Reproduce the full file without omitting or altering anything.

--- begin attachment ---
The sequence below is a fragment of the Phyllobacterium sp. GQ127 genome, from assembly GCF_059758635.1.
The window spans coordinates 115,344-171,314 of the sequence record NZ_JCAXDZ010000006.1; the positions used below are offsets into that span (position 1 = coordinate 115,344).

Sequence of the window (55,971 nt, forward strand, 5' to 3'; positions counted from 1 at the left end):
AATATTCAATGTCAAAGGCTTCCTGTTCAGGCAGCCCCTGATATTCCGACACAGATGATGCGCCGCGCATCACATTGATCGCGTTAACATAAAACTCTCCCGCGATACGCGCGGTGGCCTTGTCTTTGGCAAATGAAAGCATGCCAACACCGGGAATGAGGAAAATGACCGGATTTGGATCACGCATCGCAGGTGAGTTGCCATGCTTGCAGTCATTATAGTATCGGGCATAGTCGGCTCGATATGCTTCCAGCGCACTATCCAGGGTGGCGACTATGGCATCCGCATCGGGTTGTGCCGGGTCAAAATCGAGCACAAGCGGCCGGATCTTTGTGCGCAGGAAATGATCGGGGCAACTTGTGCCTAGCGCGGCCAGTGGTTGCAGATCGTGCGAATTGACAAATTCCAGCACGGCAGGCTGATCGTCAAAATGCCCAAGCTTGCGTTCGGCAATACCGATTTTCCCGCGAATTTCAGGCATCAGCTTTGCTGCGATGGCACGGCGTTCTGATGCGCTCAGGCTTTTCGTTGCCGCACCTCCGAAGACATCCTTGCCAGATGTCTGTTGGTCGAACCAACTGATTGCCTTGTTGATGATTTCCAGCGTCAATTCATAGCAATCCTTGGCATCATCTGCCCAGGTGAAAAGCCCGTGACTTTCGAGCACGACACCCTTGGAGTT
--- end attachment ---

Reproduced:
The sequence below is a fragment of the Phyllobacterium sp. GQ127 genome, from assembly GCF_059758635.1.
The window spans coordinates 115,344-171,314 of the sequence record NZ_JCAXDZ010000006.1; the positions used below are offsets into that span (position 1 = coordinate 115,344).

Sequence of the window (55,971 nt, forward strand, 5' to 3'; positions counted from 1 at the left end):
AATATTCAATGTCAAAGGCTTCCTGTTCAGGCAGCCCCTGATATTCCGACACAGATGATGCGCCGCGCATCACATTGATCGCGTTAACATAAAACTCTCCCGCGATACGCGCGGTGGCCTTGTCTTTGGCAAATGAAAGCATGCCAACACCGGGAATGAGGAAAATGACCGGATTTGGATCACGCATCGCAGGTGAGTTGCCATGCTTGCAGTCATTATAGTATCGGGCATAGTCGGCTCGATATGCTTCCAGCGCACTATCCAGGGTGGCGACTATGGCATCCGCATCGGGTTGTGCCGGGTCAAAATCGAGCACAAGCGGCCGGATCTTTGTGCGCAGGAAATGATCGGGGCAACTTGTGCCTAGCGCGGCCAGTGGTTGCAGATCGTGCGAATTGACAAATTCCAGCACGGCAGGCTGATCGTCAAAATGCCCAAGCTTGCGTTCGGCAATACCGATTTTCCCGCGAATTTCAGGCATCAGCTTTGCTGCGATGGCACGGCGTTCTGATGCGCTCAGGCTTTTCGTTGCCGCACCTCCGAAGACATCCTTGCCAGATGTCTGTTGGTCGAACCAACTGATTGCCTTGTTGATGATTTCCAGCGTCAATTCATAGCAATCCTTGGCATCATCTGCCCAGGTGAAAAGCCCGTGACTTTCGAGCACGACACCCTTGGAGTT